Day By Day

Monday, May 23, 2005

Samuelson Speaks Sense

Every once in a while the US media go into a declinist tizzy. The public is assaulted day after day, month after month, with predictions of imminent decline. This year is no different. We are assured that the rising powers of Asia [China and India this time; Japan and the "Little Tigers" twenty years ago] are about to inundate us and bring an end to American prosperity and influence. Well, maybe..., but probably not.

Robert J. Samuelson addresses the current wave of fear-mongering with blunt common sense. He points out that none of these apocalyptic fantasies have panned out and wonders why. They are not pure fancy -- in each case there has been hard evidence to support the declinist's scenarios. But American society and the American economy just keep chugging along -- outperforming their would be conquerors.

He writes:

One puzzle about the U.S. economy is why it doesn't do worse when there are so many reasons that it should. Our students do fare poorly on international comparisons. In a recent study of math skills of 15-year-olds in 29 countries, done by the Organization for Economic Cooperation and Development, Americans ranked 24th. We do depend heavily on immigrants to fill science and engineering jobs. In 2000, immigrants accounted for 17 percent of U.S. scientists and engineers with bachelor's degrees, 29 percent with master's degrees and 38 percent with doctorates. And our savings and investment rates are low. In 2001, the U.S. savings rate ranked 22nd out of 25 OECD countries.

The explanation is this: every complex economy is more (or less) than the sum of its parts. What matters is not just how much we save—but how well we invest. The Japanese have squandered much of their higher savings on unproductive investments. Similarly, many work skills are learned on the job. Perhaps 70 percent of the gap in average incomes between the United States and Western Europe reflects the fact that Europeans work less than Americans. The Europeans are entitled to their preferences (longer vacations, earlier retirement), but their higher unemployment and lower labor-force participation rates mean that fewer people acquire real job skills—and that some people with skills don't use them.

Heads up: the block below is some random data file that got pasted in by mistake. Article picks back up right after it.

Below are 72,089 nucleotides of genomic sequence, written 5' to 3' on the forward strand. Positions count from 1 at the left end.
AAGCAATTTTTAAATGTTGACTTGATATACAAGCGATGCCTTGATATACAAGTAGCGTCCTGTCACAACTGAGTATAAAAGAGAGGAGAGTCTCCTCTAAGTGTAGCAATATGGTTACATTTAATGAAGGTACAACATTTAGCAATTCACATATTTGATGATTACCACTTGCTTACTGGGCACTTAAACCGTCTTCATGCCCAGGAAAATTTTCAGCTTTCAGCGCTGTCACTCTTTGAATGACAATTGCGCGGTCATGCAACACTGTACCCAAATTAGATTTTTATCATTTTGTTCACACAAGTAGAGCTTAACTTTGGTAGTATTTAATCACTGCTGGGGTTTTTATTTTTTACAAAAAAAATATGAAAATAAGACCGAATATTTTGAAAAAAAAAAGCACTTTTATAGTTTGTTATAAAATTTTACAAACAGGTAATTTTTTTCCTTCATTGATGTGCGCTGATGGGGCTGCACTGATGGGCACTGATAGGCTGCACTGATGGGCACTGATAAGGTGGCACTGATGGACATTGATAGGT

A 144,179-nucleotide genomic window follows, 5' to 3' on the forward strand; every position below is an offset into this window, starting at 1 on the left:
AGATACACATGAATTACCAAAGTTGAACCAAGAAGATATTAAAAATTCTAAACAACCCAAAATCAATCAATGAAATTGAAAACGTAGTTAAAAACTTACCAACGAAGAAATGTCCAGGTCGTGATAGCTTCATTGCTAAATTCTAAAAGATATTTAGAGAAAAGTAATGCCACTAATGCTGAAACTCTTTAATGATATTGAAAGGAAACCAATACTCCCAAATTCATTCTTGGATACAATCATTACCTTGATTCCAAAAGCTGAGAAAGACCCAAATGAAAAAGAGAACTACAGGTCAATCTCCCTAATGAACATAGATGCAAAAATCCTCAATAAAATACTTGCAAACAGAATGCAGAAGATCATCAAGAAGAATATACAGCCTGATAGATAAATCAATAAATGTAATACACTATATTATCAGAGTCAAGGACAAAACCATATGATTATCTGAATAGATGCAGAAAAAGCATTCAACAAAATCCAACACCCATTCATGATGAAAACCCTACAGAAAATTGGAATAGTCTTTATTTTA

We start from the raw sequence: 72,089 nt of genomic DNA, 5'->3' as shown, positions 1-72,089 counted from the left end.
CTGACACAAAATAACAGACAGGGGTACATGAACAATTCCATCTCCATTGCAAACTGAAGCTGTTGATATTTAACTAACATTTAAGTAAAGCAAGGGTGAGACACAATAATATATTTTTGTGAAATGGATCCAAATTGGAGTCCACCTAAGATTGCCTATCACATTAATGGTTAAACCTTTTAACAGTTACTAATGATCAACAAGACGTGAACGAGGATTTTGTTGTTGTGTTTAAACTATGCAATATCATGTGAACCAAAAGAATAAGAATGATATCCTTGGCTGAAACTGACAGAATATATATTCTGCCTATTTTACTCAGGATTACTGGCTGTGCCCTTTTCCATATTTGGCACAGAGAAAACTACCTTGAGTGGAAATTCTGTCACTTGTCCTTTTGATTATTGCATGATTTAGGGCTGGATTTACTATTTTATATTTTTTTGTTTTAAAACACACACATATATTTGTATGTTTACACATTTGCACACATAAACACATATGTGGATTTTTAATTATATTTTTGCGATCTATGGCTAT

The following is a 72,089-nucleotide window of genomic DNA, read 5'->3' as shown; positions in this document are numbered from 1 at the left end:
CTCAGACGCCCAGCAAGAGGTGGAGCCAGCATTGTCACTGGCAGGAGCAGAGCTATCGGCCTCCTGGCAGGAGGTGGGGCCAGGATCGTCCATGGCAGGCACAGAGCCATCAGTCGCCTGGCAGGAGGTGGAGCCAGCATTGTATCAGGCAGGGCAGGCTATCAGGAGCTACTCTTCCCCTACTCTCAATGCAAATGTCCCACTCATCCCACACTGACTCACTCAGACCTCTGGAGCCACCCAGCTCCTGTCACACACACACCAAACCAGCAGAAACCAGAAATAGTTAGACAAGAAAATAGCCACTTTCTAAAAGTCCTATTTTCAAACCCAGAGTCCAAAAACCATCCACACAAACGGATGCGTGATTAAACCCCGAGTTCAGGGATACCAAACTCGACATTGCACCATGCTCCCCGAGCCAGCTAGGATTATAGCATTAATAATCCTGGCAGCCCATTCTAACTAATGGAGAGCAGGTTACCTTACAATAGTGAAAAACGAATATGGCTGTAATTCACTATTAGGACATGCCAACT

But there is a larger problem with the reasoning underlying declinist scenarios -- they generalize from too few facts.
[They transform] a few selective economic happenings—a satellite here, a Toyota there, poor test scores everywhere—into a full-blown theory of economic inferiority or superiority. As often as not, the result is misleading.
He argues that the current anxiety over China and India is no different. There are real challenges in Asian prosperity, but there are offsetting benefits to be gained. The US will continue to outstrip its rivals and if there is danger in the offing it is:

that the China bloc destabilizes the world economy—not that it soon overtakes us.

There is a great deal of good sense here. But the public appetite for apocalypse and the political and economic profits to be gained from doom-mongering are too great to hope that we will see any diminution in the volume or frequency of Chicken Little scenarios.

Read it here.

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